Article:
Showing posts from 2009

A Christmas Story (of sorts)

Thursday was the last day of work. An early closure, coffee late in the morning, then home. Catch the train and start the final preparations for the big day. The train platform was almost empty. A train for the line I did not want had just departed, taking most of the passengers with it. Just a few people waiting for the Belgrave train, me included. I sat on a bench, thought about listening to some music, but did not. I just thought. It has, by almost any standards, been a big year for me. I noticed the old lady walking through the ticket barrier. Frail, but not broken, old but not yet without independence. She sat next to me, slightly closer than I would have expected, but I such is life. You can’t travel on public transport without pulling your personal space tight around you. But this did seem a little strange. Plenty of space, but she choose to sit close. Almost at once she started talking – “I’m only going one stop” she said “I have run short of my tablets”. “I used to walk” she s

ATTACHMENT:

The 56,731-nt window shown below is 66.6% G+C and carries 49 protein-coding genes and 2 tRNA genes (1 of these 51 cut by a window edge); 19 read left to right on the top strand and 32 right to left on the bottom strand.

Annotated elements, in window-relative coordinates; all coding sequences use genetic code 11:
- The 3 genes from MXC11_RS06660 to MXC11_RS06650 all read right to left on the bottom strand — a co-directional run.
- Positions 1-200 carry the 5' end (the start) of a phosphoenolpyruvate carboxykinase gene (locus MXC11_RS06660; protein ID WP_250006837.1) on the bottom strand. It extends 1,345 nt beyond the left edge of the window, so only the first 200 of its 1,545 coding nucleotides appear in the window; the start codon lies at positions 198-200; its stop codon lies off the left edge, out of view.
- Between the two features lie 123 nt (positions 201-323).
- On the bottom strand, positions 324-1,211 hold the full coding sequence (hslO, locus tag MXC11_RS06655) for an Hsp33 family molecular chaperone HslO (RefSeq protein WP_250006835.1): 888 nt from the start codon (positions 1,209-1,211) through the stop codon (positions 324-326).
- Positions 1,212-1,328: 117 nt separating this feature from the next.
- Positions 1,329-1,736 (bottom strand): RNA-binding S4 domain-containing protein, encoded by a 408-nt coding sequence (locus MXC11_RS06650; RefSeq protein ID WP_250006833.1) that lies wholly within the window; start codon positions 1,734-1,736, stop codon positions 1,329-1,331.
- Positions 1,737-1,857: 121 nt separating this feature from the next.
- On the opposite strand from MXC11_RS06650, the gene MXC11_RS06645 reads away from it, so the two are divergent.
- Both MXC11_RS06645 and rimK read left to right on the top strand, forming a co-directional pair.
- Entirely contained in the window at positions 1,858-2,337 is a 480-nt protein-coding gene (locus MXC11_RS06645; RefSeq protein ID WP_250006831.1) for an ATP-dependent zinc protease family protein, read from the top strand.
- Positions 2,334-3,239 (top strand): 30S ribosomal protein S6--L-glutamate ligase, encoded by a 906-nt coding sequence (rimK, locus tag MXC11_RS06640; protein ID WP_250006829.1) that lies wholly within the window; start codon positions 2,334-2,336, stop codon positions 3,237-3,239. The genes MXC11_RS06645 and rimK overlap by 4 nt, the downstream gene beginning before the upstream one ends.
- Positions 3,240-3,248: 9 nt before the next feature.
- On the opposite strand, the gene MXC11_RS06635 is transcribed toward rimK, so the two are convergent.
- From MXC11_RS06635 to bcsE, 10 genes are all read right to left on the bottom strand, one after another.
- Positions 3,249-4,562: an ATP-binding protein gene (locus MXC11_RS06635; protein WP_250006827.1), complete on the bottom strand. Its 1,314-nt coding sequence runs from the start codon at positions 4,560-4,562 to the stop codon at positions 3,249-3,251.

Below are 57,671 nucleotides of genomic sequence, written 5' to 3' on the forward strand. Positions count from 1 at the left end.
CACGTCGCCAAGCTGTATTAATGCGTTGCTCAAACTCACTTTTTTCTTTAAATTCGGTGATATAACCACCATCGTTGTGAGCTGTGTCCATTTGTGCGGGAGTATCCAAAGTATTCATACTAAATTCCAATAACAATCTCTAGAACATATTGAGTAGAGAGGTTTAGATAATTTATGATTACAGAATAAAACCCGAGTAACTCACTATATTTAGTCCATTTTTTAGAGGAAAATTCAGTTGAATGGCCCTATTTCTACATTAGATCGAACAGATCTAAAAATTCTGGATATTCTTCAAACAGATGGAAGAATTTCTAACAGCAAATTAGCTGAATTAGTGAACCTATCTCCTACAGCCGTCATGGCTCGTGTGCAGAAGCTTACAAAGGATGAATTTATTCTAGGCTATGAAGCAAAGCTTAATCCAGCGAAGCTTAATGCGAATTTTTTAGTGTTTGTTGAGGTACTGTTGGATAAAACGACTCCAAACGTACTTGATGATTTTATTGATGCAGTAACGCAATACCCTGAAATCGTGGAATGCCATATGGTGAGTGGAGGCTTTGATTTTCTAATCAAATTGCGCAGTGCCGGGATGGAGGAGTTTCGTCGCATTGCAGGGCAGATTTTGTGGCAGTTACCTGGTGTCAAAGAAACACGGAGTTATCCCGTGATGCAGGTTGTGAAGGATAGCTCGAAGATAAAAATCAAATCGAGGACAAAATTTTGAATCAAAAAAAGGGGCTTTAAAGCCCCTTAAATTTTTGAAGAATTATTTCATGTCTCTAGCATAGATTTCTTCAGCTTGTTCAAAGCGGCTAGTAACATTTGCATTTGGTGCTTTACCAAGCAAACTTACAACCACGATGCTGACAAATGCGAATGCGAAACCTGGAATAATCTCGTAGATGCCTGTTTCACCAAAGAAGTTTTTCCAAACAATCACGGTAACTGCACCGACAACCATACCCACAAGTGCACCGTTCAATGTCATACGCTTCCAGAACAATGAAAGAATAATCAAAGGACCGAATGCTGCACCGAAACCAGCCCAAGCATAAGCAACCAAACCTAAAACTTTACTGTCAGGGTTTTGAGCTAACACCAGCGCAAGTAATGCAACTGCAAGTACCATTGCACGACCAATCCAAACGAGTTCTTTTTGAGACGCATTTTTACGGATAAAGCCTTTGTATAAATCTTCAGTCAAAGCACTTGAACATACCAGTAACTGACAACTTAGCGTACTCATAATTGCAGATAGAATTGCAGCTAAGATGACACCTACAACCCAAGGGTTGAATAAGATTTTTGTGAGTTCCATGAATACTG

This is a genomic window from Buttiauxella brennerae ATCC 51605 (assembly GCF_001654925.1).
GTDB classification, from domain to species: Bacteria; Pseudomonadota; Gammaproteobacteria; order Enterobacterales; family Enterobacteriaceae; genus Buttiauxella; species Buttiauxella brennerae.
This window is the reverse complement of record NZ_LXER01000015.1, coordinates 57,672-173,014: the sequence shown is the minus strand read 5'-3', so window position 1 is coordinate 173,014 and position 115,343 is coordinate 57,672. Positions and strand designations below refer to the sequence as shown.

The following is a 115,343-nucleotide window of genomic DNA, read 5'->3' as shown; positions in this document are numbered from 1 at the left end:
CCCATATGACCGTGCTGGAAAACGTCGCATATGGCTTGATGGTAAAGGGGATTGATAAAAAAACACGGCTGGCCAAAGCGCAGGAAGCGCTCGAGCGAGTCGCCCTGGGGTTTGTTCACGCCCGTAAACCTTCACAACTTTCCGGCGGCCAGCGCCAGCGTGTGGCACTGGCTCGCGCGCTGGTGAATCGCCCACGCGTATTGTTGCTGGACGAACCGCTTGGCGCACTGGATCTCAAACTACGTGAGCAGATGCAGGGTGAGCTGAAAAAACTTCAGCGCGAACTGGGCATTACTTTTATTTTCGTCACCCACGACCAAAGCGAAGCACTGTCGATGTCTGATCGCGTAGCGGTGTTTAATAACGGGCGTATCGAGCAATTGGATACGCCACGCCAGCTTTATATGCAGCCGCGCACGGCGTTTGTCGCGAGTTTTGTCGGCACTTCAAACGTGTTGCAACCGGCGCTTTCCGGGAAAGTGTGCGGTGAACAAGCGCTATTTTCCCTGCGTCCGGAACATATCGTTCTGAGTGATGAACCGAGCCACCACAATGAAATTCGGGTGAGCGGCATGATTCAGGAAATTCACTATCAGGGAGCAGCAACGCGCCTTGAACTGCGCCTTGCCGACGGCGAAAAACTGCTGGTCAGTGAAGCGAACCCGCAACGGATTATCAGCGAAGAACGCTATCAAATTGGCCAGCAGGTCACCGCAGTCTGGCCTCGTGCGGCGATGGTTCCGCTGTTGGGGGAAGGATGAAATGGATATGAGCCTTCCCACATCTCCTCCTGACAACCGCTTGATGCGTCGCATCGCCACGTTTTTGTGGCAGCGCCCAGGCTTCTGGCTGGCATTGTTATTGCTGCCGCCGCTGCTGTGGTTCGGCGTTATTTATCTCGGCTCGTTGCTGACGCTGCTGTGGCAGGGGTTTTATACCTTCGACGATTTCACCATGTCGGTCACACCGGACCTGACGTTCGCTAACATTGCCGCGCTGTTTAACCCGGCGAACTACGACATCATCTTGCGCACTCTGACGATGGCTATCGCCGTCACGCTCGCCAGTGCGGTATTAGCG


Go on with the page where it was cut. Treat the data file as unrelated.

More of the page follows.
A Growing Community.

I met somebody a few days ago who claimed he had never grown anything. He was referring to plants specifically, rather than a beard or a deep dissatisfaction with government action on climate change. Specifically, he claimed never to have grown a plant. I have to ask; what the hell did he do at school? Did he not have Mr. Freeman (who had already grown a beard) and the long succession of cuttings and graftings that thrived in the greenhouse, but did less well in the dark confines of a school locker? Did he not germinate seeds with Mr. Rix (who only eat plants and noting else) in Biology? Did he not grow flowers in the back garden to keep his mum happy? Listen to Percy Thrower on the BBC? Have pot plants at college – that’s plants in pots if you were wondering! Keep carnivorous plants as a marker of teenage angst? He may, of course, have lived in a high rise flat, with concrete views and grey vistas, with corporation gardens stripped of all but the most robust plants, where growing pla